On Twitter @alshall stimulated an interesting conversation about Inherent Simplicity here:
It prompted me to write down the following:
Inherent Simplicity (IS) is used to deduce the Constraint. But if you want to apply IS, you have to start from the Constraint.
Because the founding force of IS relates to the degrees of freedom that a system has. The less the degrees of freedom, the more IS is applicable.
And the Constraint is the element of the system that mostly limits its degrees of freedom.
Why is this important?
Because of leverage.
Acting on the Constraint has the greatest systems effect; in virtue of the fewer degrees of freedom.
That’s why if you want to apply IS, then thinking and action need necessarily to be centered around the Constraint.
There is a difference between logically deducing IS in theory, and practically applying it in reality.
IS application needs focus on Constraint. Otherwise impact will be limited; and you’d need to do more work to get the same effect.
That’s the idea and power of IS: the economy of action!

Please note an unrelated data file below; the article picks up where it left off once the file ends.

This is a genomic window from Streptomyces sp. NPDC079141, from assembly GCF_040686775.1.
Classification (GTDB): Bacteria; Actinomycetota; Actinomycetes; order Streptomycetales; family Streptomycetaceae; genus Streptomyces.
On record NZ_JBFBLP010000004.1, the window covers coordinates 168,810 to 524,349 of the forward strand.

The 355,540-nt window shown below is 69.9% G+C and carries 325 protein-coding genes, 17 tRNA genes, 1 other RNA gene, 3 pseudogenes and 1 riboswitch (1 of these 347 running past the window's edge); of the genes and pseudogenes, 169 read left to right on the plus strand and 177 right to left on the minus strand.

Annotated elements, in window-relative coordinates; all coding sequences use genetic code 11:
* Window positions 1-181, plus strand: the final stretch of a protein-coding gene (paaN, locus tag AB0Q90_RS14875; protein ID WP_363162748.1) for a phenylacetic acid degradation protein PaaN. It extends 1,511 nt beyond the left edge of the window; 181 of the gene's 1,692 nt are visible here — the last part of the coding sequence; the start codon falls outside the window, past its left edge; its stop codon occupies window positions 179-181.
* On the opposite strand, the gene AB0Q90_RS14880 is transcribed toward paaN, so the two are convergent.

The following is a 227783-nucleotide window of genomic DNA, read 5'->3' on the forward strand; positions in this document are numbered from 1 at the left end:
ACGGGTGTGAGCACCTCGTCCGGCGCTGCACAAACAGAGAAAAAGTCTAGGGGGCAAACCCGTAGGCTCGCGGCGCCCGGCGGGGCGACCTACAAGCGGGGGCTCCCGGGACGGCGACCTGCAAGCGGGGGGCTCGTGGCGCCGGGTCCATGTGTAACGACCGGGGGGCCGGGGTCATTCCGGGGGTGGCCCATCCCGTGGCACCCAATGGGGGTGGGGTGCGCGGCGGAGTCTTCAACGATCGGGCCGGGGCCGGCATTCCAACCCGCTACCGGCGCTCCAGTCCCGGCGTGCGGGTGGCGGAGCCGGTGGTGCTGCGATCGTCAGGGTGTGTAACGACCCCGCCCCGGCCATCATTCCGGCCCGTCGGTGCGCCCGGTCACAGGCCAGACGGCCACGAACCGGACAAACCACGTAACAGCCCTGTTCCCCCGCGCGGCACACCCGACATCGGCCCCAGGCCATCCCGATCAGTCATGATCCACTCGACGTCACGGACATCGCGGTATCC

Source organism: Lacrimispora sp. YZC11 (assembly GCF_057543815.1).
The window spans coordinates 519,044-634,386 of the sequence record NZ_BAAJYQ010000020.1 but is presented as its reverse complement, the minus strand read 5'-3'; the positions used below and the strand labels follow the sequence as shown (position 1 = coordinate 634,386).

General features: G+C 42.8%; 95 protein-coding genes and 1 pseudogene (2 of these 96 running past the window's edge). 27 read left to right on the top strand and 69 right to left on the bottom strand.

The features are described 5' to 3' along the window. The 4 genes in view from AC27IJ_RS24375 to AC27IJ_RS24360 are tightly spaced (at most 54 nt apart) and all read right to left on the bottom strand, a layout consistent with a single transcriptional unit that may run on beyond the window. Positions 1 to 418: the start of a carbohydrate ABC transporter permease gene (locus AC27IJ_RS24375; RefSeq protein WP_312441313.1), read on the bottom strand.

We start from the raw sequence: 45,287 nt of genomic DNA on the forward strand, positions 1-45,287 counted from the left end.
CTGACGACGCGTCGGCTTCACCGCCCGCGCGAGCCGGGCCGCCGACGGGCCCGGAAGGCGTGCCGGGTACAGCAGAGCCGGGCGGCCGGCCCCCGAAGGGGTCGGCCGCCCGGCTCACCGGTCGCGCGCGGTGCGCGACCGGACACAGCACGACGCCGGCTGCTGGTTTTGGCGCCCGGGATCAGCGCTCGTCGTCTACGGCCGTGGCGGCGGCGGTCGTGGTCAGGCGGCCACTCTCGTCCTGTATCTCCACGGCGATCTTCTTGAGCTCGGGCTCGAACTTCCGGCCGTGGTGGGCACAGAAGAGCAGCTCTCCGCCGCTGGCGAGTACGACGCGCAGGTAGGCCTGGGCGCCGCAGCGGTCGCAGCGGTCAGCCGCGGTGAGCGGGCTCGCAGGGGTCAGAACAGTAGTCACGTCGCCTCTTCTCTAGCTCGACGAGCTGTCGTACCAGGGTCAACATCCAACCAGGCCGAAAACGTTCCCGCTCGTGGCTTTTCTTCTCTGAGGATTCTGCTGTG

That is the simplicity: you do one little thing on the Constraint and you get greater effects. The opposite is to improve everything, everywhere, all the time, and get nowhere while piling up layers of Operational Costs for nothing.
You cannot apply the idea of IS without centering it around the constraint.
Of course, first you need Step 1: Identify the Constraint. In knowledge-work, that is elusive, as you know.
And it is THE problem that #tameflow resolves.
TameFlow does to knowledge-work what TOC has done to manufacturing, sales, marketing, project management, supply chain management, etc.
TameFlow is the only approach that will let you perform Step 1 in knowledge-work.
What do you think about this?